The Dina G. Malgeri Modern American Society and Culture Seminar

The Dina G. Malgeri Modern American Society and Culture Seminar focuses on the study of "modern" America from its inception in the nineteenth century to the opening decades of the twenty-first century. This wide chronological expanse offers scholars an opportunity to delve into key issues in American society, such as race, ethnicity, and global migration, as well as the role of the suburbs, the exurbs, and the importance of nationhood, citizenship, identifications, and more. The seminars examine what constitutes a society or culture and what divides it, from the Civil Rights era to the Gilded Age to the cyberworld.

 

Most seminar meetings revolve around the discussion of a pre-circulated paper. Sessions open with remarks from the essayist and an assigned commentator, after which the discussion is opened to the floor. Each session is followed by a reception with light refreshments.

 

Attendance is free and open to everyone. Subscribers who remit $25 for the year will receive early online access to any pre-circulated materials. Subscriptions also underwrite the cost of the series. Pre-circulated materials will be available to non-subscribers who have RSVP’d for a session on the day prior to the program. Subscribe to this seminar series and you will receive access to the seminar papers for SIX series: the Boston Seminar on African American History, the Pauline Maier Early American History Seminar, the Boston Seminar on Environmental History, the Boston Seminar on the History of Women, Gender, & Sexuality, the Boston Seminar on Modern American Society and Culture, and our new Seminar on Digital History. We recognize that topics frequently resonate across these four fields; now, mix and match the seminars that you attend!

 

Join the mailing list today by emailing seminars@masshist.org.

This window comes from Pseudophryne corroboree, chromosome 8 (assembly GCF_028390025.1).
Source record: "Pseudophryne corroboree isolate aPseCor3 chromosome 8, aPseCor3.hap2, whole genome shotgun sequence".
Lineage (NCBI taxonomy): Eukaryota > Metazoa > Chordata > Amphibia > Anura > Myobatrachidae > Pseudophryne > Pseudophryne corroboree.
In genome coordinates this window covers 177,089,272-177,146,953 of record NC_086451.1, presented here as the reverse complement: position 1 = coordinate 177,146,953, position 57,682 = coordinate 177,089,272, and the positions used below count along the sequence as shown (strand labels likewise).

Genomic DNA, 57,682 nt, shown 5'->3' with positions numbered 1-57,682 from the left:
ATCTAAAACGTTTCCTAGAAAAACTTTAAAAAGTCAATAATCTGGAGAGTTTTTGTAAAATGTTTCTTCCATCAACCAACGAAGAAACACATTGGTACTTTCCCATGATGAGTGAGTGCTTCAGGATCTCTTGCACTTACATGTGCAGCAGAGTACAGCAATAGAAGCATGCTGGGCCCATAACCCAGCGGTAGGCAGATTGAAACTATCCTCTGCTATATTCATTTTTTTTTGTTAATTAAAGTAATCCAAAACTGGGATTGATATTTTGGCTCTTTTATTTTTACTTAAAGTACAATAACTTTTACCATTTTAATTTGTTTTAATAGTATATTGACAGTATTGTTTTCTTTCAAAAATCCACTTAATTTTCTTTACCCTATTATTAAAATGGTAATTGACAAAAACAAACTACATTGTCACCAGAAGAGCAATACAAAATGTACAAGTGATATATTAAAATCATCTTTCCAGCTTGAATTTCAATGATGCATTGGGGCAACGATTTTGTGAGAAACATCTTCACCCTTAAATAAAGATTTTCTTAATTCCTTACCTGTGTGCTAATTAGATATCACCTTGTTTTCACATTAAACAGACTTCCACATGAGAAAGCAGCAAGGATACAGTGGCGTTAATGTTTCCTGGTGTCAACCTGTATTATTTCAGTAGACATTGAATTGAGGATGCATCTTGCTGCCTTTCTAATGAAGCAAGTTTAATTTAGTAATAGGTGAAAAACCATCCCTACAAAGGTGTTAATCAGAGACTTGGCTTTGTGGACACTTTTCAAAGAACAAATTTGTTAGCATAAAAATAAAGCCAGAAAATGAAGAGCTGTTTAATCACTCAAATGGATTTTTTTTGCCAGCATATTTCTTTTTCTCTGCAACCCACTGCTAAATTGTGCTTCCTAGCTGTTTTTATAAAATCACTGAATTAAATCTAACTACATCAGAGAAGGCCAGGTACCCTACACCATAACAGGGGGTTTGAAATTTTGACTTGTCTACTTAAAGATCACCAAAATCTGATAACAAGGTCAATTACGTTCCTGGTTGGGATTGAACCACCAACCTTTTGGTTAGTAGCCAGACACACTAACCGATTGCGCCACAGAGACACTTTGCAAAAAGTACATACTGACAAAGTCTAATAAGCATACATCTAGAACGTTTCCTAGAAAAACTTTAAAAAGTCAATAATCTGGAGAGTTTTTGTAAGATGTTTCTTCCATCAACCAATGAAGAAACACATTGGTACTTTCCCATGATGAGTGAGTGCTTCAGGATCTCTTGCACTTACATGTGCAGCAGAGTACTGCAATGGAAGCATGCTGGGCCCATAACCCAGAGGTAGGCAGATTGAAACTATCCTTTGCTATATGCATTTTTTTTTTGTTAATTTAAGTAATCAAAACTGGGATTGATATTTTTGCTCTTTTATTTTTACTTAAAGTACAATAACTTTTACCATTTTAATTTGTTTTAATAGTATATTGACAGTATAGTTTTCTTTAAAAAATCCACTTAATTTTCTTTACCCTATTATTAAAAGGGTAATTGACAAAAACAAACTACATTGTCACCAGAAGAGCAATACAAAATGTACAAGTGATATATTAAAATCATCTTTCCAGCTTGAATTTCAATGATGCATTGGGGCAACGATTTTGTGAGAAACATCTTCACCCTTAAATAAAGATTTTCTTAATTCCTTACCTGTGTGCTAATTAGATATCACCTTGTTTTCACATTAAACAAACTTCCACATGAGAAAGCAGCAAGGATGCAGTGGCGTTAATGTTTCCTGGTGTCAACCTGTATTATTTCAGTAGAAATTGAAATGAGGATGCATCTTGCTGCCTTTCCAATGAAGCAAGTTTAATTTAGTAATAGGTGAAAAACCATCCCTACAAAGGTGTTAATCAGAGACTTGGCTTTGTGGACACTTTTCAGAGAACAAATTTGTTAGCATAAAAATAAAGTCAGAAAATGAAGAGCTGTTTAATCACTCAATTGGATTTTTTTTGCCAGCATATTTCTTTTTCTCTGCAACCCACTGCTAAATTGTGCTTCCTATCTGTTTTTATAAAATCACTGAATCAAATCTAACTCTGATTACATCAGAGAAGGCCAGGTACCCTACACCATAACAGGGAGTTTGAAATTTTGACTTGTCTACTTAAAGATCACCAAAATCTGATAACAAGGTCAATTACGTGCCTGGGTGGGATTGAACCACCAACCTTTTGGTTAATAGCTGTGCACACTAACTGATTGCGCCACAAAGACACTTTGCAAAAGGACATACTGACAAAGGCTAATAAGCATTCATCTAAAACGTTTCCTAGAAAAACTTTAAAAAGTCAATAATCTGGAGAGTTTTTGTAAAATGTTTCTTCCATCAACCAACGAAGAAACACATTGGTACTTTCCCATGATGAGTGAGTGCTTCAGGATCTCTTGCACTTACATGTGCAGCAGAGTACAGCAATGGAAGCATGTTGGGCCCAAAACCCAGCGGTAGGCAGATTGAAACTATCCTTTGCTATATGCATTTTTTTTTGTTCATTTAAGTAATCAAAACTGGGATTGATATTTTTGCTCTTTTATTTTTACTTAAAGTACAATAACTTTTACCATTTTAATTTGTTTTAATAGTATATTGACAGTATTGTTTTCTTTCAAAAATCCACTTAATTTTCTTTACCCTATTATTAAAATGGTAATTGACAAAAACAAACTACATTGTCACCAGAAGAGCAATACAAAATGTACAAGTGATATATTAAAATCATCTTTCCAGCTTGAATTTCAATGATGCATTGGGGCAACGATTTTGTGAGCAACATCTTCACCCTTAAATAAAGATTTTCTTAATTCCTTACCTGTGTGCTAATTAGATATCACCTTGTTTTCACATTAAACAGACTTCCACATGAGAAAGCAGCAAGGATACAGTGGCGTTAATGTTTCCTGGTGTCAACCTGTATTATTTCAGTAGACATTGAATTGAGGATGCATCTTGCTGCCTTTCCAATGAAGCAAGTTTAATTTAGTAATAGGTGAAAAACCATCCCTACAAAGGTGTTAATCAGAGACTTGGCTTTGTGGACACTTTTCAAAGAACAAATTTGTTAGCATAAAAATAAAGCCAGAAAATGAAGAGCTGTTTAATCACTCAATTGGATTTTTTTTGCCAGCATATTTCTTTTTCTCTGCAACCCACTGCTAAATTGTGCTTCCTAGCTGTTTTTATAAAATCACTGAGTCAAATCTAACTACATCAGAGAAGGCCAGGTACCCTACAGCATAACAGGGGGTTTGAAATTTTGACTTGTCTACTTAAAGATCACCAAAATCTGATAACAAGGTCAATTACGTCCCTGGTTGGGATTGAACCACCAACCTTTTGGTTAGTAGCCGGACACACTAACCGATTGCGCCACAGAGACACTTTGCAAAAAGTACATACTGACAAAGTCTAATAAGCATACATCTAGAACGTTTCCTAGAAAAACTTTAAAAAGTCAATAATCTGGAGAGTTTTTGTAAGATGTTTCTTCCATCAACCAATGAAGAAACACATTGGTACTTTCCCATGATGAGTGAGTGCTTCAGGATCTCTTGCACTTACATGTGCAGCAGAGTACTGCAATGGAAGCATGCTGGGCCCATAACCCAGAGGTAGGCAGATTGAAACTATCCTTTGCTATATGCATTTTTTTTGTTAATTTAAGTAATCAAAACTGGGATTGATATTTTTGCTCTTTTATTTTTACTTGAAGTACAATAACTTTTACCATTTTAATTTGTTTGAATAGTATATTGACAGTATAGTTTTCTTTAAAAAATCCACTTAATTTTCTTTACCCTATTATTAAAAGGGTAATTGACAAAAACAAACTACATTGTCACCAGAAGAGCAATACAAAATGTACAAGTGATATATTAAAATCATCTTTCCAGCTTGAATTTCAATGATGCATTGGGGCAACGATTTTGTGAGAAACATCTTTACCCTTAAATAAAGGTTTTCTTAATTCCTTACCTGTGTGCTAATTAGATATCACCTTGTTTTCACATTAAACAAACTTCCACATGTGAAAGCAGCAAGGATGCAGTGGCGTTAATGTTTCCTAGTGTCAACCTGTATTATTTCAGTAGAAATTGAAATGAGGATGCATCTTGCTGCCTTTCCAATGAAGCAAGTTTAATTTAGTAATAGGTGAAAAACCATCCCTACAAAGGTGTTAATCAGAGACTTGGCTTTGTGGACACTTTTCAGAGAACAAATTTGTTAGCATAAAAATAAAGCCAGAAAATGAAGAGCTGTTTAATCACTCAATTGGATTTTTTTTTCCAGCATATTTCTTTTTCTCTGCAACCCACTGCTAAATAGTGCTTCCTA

Join us for an in-depth exploration of the latest scholarship. Subscribe

October 2021
Image entitled /2012/juniper/assets/section37/Seminar_2019-2020/masc_banner.jpg Malgeri Modern American Society and Culture Seminar “The Virus of Slavery and Injustice”: Analogy and Disabled Life in African American Writings, 1856-1892 28 October 2021.Thursday, 5:15PM - 6:30PM Online Event Vivian Delchamps, University of California, Los Angeles Comment: Sari Altschuler, Northeastern University Engaging Todd Carmody’s invitation to consider how “race might have been &lsquo ...

Engaging Todd Carmody’s invitation to consider how “race might have been ‘like’ disability in the late nineteenth century,” this essay explores texts by African American authors Charlotte L. Forten, Martin Robison Delany, and Frances E.W. Harper. Harper’s novel Iola Leroy renders slavery a “virus,” “deadly cancer,” and “wound,” necessitating cure; simultaneously, the novel depicts lived realities of disability, disrupts diagnostic reading practices, and takes a care-based, rather than curative, approach to disability itself.  The essay thus reads literature as a generative site for asserting ableism’s centrality to the legacy of racial violence, and explores the value of using diagnostic-like narrative methods to target systemic sources of mass debilitation.